Business confidence hits six-month high after back-to-back monthly rises
Business confidence made a positive start to the year with strong gains for a second month in a row, rising by five points to 22% in January. This is the first back-to-back increase since September 2021, bringing business confidence to a six-month high and moving closer to the long-term average of 28%.
The increase in business confidence was driven by a more optimistic assessment of the wider economy, with 47% (up four points) of firms expressing greater optimism and 30% (down five points) being more pessimistic, resulting in the net balance rising by nine points to 17%.
Firms’ predictions of their own trading prospects also saw a gain with 46% (up one point) expecting stronger trading. However, 19% (up one point) anticipated weaker business activity, leaving the net balance unchanged at 27%.
The overall hiring intentions of companies slightly improved with a net balance of 17% (up one point). This was based on 40% (down from 41%) of businesses surveyed saying that they expect to increase staffing levels over the coming year, but this was offset by a decline to 23% (from 25%) expecting to reduce their headcount.
Wage expectations eased in the first month of 2023 with 25% (down one point) expecting to increase pay by 3% or higher. In addition, a smaller proportion (6%, down two points) of firms anticipate making wage increases of 5% or greater in the year ahead.
Rising costs fell for the first time in five months, with firms’ expectations for prices of their own goods or services down three points to 55% from the record high of 58% in December 2022. Overall, 61% of businesses (down from 62%) expect to charge more for their goods or services next year, while 6% (up from 4%) plan to lower prices. As a result, the net balance declined by three points.
Hann-Ju Ho, senior economist Lloyds Bank Commercial Banking, said: “Business confidence continues to improve following the December boost. Firms are clearly more optimistic about the wider economy and this is driving the increase, helped by precursory signs that wage and other cost pressures may be easing.
“It is still a tough environment for businesses, with high energy bills remaining a concern during the winter months, but there are grounds for optimism for 2023 if inflation starts to trend lower.”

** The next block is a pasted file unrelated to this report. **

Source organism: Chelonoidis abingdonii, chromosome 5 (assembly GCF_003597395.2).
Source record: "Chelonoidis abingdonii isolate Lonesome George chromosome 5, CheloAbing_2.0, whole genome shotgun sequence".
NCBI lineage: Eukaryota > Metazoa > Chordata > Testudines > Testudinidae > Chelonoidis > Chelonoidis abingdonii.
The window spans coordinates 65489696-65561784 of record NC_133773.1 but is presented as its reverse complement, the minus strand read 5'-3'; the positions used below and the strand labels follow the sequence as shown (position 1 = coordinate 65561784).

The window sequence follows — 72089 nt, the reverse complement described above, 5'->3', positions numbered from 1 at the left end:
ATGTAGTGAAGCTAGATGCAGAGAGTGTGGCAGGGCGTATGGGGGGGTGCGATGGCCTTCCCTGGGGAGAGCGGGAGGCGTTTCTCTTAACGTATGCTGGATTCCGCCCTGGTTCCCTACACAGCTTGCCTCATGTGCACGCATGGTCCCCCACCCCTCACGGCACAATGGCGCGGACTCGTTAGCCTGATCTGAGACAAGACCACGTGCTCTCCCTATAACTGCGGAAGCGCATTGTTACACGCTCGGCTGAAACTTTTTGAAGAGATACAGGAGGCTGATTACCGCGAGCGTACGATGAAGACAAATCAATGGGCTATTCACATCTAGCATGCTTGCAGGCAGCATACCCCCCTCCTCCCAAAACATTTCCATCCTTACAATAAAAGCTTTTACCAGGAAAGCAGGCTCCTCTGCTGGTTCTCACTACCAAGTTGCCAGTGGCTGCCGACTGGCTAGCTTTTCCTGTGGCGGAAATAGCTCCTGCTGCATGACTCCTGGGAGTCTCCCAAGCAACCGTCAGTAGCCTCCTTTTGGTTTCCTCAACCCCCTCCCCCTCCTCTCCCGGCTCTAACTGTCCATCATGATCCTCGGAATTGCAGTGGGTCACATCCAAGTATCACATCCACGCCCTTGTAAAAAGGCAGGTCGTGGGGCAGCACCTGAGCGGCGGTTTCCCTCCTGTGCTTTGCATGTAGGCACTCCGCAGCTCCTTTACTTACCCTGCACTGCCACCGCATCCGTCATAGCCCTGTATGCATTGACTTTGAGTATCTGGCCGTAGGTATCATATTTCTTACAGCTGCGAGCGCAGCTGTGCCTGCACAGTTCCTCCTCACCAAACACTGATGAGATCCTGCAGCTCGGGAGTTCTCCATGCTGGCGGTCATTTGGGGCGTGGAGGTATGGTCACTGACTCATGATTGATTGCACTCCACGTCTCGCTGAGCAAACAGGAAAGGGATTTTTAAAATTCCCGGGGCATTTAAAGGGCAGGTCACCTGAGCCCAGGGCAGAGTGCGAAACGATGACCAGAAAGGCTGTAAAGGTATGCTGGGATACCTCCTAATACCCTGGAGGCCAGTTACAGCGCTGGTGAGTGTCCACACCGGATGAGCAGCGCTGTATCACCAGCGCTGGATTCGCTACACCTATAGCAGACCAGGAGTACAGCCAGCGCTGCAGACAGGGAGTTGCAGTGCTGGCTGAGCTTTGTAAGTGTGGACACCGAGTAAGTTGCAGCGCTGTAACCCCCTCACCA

Regional and sector insights
Confidence increased across half of the UK’s regions and nations, with the biggest increase seen in London, which rose to 37% up 29 points from 8%. Other regions saw strong growth, including the North West (47%, up seven points), North East (45%, up 11 points) and Wales (34%, up 16 points) as well as in Northern Ireland (16%, up 13 points).
Confidence fell in Yorkshire and Humberside (12%, down 10 points), East Midlands (10%, down 18 points), South West (10%, down seven points) and South East (5%, down nine points).
For the second month in a row, confidence in the manufacturing and service sectors increased, with manufacturing rising to 28% (up 15 points) and services up to 25% (up seven points). Business confidence in construction was down two points to 27%, while retail confidence fell for the second month in a row to 7% (from 13%), the lowest level since February 2021.
Paul Gordon, managing director for relationship management, Lloyds Bank Business and Commercial Banking, said: “After a challenging 2022, it’s heartening to see confidence rising for the second consecutive month. This is the first back to back increase since September 2021. There is no doubt that the business environment remains challenging and uncertainty still remains, but this improvement in optimism is very welcome as we start 2023.
“With pay expectations tempering, trade expectations set to improve, and a clearer way forward on energy price support, this may give businesses a bit more certainty and the confidence they need to inspire investment and promote growth.”
Chart 1: Overall confidence up for a second month
Chart 6: London and Wales also up strongly